Are you really Ovulating?

Photo by Luna Dietrich

Whether you are trying to get pregnant or trying to avoid it, getting to know the bodily changes that indicate ovulation can be extremely useful. The “Fertility Awareness Method” uses your body’s natural function to determine your most fertile days (around ovulation) as a means to help you prevent pregnancy or to target the most fertile time to get pregnant. However, this doesn’t mean it should be the only technique you use as a method of birth control or to help you conceive.

1. Track your basal body temperature (BBT)

Your basal body temperature is your temperature when you first wake up in the morning, before getting out of bed. When you ovulate, hormonal changes trigger a slight rise (about 0.2 degrees celsius) in your BBT which lasts until your next period. If your temperature doesn’t slightly rise at least three days in a row, you’re probably not ovulating.

This is a very common and ancient technique to monitor fertility, but there are several factors that can alter your BBT, such as taking painkillers like paracetamol, being ill, drinking alcohol the night before, taking your temperature at a different time each day, stress, or travelling.

2. Check the position of your cervix

Your cervix goes through significant changes throughout your menstrual cycle. As you approach ovulation, the cervix is higher up and becomes softer and more open to allow sperm to enter. Once ovulation occurs, the cervix drops lower, becomes more tightly closed and is more firm. During your menstrual bleeding, the cervix is hard, low and slightly open to allow the blood to flow out.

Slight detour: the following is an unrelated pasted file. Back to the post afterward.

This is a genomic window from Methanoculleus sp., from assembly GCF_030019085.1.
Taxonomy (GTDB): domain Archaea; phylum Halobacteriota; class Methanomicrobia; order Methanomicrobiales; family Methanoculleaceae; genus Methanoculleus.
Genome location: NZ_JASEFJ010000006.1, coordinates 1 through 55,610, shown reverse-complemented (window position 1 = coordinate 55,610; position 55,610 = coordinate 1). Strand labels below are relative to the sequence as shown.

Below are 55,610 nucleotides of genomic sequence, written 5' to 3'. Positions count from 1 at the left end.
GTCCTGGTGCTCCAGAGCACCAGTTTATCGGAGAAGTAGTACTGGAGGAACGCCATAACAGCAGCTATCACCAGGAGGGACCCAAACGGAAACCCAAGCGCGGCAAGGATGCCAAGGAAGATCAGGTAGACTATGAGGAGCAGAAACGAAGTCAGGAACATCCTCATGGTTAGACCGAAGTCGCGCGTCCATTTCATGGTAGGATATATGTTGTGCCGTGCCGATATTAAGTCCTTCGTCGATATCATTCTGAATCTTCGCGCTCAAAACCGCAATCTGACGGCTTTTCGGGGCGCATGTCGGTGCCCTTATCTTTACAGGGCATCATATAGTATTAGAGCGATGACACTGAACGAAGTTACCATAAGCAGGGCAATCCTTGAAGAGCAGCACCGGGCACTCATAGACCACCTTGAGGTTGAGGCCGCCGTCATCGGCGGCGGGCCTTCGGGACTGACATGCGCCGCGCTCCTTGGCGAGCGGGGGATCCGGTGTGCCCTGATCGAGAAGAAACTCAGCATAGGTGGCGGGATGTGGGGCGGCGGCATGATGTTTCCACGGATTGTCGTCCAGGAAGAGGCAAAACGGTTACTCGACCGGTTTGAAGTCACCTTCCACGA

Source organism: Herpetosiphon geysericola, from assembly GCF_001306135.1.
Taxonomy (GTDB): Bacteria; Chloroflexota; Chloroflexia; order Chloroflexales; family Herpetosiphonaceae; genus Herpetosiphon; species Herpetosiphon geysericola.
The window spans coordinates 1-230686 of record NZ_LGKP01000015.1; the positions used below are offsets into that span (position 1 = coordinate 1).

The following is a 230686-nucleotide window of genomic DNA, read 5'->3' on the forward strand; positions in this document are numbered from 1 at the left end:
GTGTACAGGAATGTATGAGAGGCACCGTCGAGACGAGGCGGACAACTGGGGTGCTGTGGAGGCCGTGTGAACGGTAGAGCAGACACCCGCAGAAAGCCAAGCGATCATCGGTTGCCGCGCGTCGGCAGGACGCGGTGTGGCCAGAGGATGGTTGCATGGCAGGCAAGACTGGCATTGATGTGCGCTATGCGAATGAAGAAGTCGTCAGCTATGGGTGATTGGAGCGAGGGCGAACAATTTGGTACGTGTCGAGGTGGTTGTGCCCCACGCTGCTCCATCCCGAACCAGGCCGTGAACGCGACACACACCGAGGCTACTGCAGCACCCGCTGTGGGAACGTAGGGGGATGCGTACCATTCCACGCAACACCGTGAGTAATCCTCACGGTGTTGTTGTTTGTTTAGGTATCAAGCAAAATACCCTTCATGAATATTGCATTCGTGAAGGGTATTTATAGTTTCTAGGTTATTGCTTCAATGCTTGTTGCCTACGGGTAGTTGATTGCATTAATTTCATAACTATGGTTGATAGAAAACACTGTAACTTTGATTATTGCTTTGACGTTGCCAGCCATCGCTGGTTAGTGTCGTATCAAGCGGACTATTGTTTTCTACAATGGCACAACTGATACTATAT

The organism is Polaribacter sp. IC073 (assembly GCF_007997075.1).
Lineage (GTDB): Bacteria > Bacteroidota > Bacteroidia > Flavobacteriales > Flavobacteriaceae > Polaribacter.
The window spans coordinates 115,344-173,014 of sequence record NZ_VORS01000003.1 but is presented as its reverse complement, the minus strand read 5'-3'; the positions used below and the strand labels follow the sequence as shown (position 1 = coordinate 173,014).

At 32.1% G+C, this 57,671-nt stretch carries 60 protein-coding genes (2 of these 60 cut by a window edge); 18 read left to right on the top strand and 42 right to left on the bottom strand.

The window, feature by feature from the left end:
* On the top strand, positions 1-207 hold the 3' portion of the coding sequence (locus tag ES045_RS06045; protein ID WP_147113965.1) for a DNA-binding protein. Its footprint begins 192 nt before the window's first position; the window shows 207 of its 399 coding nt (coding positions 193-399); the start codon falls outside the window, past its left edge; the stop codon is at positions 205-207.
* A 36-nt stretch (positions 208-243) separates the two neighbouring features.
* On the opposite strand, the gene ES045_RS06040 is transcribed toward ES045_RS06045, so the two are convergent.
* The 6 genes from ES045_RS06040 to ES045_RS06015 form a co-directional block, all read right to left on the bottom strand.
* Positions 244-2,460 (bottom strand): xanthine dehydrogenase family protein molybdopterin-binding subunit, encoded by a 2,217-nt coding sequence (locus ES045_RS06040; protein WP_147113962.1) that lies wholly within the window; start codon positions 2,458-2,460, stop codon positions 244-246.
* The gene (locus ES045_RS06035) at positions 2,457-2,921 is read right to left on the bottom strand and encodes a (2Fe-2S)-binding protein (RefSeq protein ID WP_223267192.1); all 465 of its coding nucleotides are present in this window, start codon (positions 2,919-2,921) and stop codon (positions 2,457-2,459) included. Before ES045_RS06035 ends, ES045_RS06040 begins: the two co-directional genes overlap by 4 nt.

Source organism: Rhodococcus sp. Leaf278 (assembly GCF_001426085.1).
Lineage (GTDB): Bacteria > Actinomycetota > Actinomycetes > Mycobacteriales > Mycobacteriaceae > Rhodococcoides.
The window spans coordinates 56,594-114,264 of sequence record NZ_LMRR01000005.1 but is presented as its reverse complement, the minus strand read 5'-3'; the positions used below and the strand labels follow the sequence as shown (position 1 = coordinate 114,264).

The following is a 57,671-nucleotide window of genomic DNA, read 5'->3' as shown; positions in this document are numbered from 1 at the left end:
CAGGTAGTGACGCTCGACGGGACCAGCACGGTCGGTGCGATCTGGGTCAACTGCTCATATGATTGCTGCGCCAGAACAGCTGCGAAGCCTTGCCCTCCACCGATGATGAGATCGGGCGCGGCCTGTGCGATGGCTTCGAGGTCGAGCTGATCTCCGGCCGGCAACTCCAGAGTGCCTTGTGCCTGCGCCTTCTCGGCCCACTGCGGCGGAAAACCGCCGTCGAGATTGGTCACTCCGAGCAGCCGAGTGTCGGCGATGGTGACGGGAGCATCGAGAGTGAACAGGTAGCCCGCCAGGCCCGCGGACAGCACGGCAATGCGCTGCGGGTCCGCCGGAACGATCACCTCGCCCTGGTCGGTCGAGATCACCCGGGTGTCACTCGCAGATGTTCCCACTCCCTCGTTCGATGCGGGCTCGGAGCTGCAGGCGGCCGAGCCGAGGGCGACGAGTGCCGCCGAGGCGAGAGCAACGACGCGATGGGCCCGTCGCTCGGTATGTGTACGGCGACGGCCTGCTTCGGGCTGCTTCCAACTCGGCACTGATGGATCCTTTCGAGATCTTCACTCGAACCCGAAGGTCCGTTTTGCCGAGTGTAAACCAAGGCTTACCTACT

3. Monitor you cervical mucus

Hormonal changes throughout your cycle also change the amount and consistency of your cervical fluids. In the days leading to ovulation, estrogen levels are at its highest, which creates wet and slippery mucus. The so-called “fertile-quality cervical mucus” is clear and stretchy, similar to the consistency of egg whites, which is a perfect protective medium for sperm in terms of texture and pH. Having enough of this “egg white” cervical mucus during this fertile window is key to increase your chances of conceiving. After ovulation, progesterone levels start rising, progressively producing a thicker mucus, which decrease your chances of conceiving. After the menstrual cycle, many women experience “dryness” until approaching ovulation once more.

By noticing your bodily changes throughout your cycle you will be able to identity your most fertile days either because you are trying to conceive or if your aren’t, when to be extra careful. You will also know if your body is receiving all the health benefits of ovulating monthly, such as helping prevent osteoporosis, heart disease, and breast cancer, which you don’t get if you are taking the birth control pill.